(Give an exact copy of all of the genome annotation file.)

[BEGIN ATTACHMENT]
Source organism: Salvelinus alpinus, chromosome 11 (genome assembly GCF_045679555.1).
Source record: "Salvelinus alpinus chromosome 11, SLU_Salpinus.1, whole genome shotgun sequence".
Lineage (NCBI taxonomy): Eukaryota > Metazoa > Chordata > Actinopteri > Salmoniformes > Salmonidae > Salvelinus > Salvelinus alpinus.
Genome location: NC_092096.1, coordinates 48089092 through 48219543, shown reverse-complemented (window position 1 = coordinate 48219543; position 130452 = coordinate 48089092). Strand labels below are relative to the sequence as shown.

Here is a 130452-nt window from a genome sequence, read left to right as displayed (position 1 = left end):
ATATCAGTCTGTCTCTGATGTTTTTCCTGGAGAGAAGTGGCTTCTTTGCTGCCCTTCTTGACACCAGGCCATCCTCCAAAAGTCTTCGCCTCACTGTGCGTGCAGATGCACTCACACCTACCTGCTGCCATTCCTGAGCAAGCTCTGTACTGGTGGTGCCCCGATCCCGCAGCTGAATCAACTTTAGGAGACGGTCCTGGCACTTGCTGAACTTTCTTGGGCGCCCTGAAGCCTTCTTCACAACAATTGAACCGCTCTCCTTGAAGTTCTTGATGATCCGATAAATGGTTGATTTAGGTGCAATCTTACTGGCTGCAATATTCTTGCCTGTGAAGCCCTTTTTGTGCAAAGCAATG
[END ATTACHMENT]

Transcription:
Source organism: Salvelinus alpinus, chromosome 11 (genome assembly GCF_045679555.1).
Source record: "Salvelinus alpinus chromosome 11, SLU_Salpinus.1, whole genome shotgun sequence".
Lineage (NCBI taxonomy): Eukaryota > Metazoa > Chordata > Actinopteri > Salmoniformes > Salmonidae > Salvelinus > Salvelinus alpinus.
Genome location: NC_092096.1, coordinates 48089092 through 48219543, shown reverse-complemented (window position 1 = coordinate 48219543; position 130452 = coordinate 48089092). Strand labels below are relative to the sequence as shown.

Here is a 130452-nt window from a genome sequence, read left to right as displayed (position 1 = left end):
ATATCAGTCTGTCTCTGATGTTTTTCCTGGAGAGAAGTGGCTTCTTTGCTGCCCTTCTTGACACCAGGCCATCCTCCAAAAGTCTTCGCCTCACTGTGCGTGCAGATGCACTCACACCTACCTGCTGCCATTCCTGAGCAAGCTCTGTACTGGTGGTGCCCCGATCCCGCAGCTGAATCAACTTTAGGAGACGGTCCTGGCACTTGCTGAACTTTCTTGGGCGCCCTGAAGCCTTCTTCACAACAATTGAACCGCTCTCCTTGAAGTTCTTGATGATCCGATAAATGGTTGATTTAGGTGCAATCTTACTGGCTGCAATATTCTTGCCTGTGAAGCCCTTTTTGTGCAAAGCAATG